Secretary Paige began the conference with a prepared statement expressing concern that many students possessed a below basic knowledge of American history. "This is unacceptable," Paige said. "History is a critical part of our nation's school curriculum. It is through history that we understand our past and contemplate our future.. [T]he questions that stumped so many students involve the most fundamental concepts of our democracy, our growth as a nation, and our role in the world." The secretary did "take joy" that some progress had been made, however, mentioning the increase in the average scores of fourth- and eighth-graders, as well as the noticeable narrowing of the "achievement gap" between white and minority students (see results below). Invoking President Bush's No Child Left Behind Act of 2001, and criticizing those who said the administration was not spending enough on education, Paige pointed out that education spending has risen from $23 billion in 1996 to $50 billion in the 2002 budget. He added that improving education requires both more money and reform, especially greater accountability in the education process. The nation must create, the secretary argued, "a system that insists on accountability and results, teacher quality, and reading programs that work. A system where taxpayers know what they're getting for their money-and parents know if their children are learning history, reading, math, and science."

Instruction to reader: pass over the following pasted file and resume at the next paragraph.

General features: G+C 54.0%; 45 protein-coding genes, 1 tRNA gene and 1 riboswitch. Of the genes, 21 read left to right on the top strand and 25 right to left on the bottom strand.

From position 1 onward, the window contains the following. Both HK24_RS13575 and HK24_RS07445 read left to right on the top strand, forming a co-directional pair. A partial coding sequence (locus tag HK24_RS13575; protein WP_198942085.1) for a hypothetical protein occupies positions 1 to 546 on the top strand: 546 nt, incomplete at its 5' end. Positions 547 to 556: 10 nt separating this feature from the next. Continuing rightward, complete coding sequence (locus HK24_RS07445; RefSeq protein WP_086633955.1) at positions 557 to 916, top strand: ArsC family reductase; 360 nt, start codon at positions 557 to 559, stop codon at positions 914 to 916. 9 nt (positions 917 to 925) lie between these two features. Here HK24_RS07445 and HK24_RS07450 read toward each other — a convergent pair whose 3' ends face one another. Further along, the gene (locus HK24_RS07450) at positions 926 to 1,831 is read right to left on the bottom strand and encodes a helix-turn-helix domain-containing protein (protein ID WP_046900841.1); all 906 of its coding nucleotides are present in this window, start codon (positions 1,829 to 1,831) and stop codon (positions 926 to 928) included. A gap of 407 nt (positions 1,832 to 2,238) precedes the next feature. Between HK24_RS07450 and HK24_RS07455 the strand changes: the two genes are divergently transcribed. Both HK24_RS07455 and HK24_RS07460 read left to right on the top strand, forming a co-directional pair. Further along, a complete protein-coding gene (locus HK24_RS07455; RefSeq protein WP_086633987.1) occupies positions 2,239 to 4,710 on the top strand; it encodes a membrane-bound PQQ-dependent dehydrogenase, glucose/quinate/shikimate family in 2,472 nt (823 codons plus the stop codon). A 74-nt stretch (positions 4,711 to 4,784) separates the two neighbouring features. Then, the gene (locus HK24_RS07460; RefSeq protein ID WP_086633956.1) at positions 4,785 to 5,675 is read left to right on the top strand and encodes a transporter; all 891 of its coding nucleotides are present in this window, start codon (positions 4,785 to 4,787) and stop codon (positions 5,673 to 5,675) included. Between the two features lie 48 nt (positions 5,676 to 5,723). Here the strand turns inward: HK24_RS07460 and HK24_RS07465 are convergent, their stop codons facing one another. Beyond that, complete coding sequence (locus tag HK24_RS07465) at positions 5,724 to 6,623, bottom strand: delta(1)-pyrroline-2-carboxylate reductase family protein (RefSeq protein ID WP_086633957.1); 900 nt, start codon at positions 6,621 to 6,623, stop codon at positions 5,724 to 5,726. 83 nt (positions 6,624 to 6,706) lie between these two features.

John J. Patrick expressed concern at the numbers of students who had still not achieved "competency" in history, stating, "we are a very, very long way from success." He found it alarming that over half of twelfth-grade students were below basic level, and that the "proficient" level was achieved by only 18 percent, 17 percent, and 11 percent of fourth-, eighth-, and twelfth-graders, respectively. Diane Ravitch added that in no other subject do more than half of high school seniors (57 percent) register below basic. Patrick did find some positive developments in the NAEP assessment, specifically regarding the increased use of nontextbook sources in the teaching and learning of U.S. history. The assessment showed that use of primary sources was related to higher student achievement among eighth-grade students, and twelfth-graders who read biographies performed better than students who did not. Patrick concluded, "it seems that there has been an increasing use of courses other than the textbook in the teaching and learning of U.S. history, which has led to improved achievement by students."